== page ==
I've read this paragraph in a textbook introducing servlets:
A servlet is loaded by the servlet container the first time the servlet is requested. The servlet then is forwarded the user request, processes it, and returns the response to the servlet container, which in turn sends the response back to the user. After that, the servlet stays in memory waiting for other requests-it will not be unloaded from the memory unless the servlet container sees a shortage of memory. Each time the servlet is requested, however, the servlet container compares the timestamp of the loaded servlet with the servlet class file. If the class file timestamp is more recent, the servlet is reloaded into memory. This way, you don't need to restart the servlet container every time you update your servlet.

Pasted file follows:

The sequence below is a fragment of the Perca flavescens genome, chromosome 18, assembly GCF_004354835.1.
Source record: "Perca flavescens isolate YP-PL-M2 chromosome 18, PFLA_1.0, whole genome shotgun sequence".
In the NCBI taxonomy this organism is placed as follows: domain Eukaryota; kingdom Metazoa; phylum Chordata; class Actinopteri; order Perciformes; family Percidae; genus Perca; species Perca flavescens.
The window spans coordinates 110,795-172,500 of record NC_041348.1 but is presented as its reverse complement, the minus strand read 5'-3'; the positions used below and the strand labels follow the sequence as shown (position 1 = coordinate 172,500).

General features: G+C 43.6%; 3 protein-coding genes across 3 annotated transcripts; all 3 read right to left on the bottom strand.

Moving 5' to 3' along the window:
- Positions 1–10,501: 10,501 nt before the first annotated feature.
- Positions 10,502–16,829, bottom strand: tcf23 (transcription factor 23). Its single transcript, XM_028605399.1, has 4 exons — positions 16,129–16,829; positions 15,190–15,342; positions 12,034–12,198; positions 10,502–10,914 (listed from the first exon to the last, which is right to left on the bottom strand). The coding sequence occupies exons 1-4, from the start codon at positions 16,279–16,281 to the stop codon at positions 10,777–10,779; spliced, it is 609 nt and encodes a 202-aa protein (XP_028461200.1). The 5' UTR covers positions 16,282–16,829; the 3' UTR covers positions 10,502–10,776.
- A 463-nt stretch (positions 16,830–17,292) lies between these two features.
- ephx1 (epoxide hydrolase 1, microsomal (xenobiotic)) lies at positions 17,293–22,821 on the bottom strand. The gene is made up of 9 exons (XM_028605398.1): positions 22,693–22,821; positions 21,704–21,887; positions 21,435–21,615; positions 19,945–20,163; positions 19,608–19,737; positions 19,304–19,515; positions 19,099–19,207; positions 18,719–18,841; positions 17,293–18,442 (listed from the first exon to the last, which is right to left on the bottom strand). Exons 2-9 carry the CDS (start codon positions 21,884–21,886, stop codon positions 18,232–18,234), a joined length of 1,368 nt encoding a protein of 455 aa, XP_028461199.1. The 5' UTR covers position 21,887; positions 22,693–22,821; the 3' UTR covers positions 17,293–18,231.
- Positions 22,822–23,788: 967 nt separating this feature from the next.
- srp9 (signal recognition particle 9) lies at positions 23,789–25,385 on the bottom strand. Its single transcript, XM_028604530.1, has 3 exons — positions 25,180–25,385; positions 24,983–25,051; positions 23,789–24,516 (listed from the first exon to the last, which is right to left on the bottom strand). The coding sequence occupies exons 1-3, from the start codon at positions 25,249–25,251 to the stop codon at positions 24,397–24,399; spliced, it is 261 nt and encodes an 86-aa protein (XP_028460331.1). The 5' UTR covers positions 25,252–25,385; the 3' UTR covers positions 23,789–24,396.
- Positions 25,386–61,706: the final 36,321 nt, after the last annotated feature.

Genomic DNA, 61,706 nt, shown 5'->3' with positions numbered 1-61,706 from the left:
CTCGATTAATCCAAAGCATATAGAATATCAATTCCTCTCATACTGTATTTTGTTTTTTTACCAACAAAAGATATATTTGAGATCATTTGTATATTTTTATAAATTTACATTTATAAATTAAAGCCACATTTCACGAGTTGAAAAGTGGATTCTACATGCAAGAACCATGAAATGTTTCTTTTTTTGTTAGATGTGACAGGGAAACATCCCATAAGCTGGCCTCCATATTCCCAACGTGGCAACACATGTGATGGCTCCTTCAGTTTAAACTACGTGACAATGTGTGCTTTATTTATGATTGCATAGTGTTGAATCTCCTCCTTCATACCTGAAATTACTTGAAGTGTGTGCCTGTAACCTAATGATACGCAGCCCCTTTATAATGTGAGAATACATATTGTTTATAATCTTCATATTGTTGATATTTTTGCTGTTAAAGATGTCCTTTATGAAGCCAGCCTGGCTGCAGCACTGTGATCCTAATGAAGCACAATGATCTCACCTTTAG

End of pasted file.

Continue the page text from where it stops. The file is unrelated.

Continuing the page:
I can't get the statement in bold. What is that timestamp being compared and why would the timestamp of the loaded servlet differ than that of the servlet class file?
it is possible to update the .class file in a running deployed application instance, such as from uploading a new .war file (but that usually triggers a context reload anyway).
the web applicatation container's class loader would have custom logic to inspect the file system's copy of the .class file to read its modified timestamp and compare to its own last loaded time.